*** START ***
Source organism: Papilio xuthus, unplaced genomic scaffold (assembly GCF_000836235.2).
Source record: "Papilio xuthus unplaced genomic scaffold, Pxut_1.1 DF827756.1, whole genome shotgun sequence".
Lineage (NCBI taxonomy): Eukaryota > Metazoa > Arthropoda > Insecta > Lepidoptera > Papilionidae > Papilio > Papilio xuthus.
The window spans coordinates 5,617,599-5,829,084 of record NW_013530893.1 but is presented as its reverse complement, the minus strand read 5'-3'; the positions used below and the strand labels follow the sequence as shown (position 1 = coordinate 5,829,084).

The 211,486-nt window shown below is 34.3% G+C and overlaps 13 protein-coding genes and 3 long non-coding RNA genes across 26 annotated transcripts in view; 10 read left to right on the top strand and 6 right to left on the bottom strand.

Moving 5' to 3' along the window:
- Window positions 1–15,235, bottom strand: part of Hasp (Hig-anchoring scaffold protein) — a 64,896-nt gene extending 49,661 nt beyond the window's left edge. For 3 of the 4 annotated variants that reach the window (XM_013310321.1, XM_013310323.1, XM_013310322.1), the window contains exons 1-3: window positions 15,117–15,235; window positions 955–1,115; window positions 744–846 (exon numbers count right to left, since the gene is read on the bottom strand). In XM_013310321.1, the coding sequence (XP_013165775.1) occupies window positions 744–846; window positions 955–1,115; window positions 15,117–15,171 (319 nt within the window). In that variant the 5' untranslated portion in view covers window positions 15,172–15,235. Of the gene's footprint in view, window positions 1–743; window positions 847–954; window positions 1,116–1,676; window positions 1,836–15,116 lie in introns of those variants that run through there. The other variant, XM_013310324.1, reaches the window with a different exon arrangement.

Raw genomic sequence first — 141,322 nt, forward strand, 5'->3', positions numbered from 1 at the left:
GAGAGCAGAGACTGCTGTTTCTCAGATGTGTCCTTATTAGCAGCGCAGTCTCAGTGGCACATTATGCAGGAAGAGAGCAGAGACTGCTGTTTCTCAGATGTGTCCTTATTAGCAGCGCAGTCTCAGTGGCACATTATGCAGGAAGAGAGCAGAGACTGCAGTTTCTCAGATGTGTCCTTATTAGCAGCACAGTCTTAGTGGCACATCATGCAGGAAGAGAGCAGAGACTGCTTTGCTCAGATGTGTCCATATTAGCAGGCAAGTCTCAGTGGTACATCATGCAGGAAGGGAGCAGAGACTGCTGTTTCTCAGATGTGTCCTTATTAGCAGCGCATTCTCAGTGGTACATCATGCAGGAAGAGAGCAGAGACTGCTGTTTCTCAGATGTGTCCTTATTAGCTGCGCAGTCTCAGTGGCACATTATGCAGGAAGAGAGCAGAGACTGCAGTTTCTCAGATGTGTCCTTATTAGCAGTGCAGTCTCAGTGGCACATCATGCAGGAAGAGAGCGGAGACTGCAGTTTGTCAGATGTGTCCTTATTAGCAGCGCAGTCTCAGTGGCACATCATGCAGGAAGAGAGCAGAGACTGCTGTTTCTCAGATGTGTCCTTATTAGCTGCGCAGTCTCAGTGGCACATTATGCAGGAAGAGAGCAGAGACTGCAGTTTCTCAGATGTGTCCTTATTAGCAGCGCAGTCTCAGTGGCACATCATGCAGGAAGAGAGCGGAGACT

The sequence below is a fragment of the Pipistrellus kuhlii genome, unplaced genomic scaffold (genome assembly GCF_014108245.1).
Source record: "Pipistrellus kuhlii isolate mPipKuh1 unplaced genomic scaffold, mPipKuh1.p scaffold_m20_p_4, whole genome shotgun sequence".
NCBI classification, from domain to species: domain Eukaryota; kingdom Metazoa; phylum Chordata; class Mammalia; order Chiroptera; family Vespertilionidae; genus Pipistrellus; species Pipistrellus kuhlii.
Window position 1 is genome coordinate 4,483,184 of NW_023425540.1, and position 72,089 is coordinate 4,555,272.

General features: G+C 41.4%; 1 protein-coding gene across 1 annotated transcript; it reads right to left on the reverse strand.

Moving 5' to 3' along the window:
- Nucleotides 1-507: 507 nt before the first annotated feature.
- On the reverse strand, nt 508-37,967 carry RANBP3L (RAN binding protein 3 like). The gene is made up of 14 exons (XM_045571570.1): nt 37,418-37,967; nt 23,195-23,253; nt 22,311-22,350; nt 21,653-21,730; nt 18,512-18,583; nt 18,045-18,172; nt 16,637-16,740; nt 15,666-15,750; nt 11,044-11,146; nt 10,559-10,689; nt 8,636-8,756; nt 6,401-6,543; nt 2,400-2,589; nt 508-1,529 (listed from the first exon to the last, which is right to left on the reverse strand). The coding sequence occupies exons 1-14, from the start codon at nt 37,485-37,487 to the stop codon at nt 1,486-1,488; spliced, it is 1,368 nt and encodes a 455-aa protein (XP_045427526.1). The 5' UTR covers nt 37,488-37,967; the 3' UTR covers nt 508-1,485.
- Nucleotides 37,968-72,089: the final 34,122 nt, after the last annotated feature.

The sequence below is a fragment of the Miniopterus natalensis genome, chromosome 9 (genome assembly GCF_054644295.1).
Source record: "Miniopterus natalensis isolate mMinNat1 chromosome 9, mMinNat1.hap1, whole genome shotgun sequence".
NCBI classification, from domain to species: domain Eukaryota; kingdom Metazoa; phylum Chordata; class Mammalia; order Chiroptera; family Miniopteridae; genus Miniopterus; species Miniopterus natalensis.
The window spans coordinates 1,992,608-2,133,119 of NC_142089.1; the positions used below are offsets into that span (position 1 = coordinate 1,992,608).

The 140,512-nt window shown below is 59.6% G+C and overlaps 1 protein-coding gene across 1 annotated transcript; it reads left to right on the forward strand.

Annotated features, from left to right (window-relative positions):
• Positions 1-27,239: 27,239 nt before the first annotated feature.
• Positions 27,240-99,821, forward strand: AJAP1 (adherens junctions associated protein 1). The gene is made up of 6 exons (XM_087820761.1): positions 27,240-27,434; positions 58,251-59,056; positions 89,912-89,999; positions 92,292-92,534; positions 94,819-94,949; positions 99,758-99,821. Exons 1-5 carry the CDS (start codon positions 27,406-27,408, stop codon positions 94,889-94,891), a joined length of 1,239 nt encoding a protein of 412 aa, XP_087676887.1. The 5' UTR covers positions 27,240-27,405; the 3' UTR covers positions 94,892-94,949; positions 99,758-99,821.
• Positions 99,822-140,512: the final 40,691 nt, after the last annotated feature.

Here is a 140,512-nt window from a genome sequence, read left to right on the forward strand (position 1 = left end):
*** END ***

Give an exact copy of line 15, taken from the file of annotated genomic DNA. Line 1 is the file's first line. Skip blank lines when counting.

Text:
Moving 5' to 3' along the window: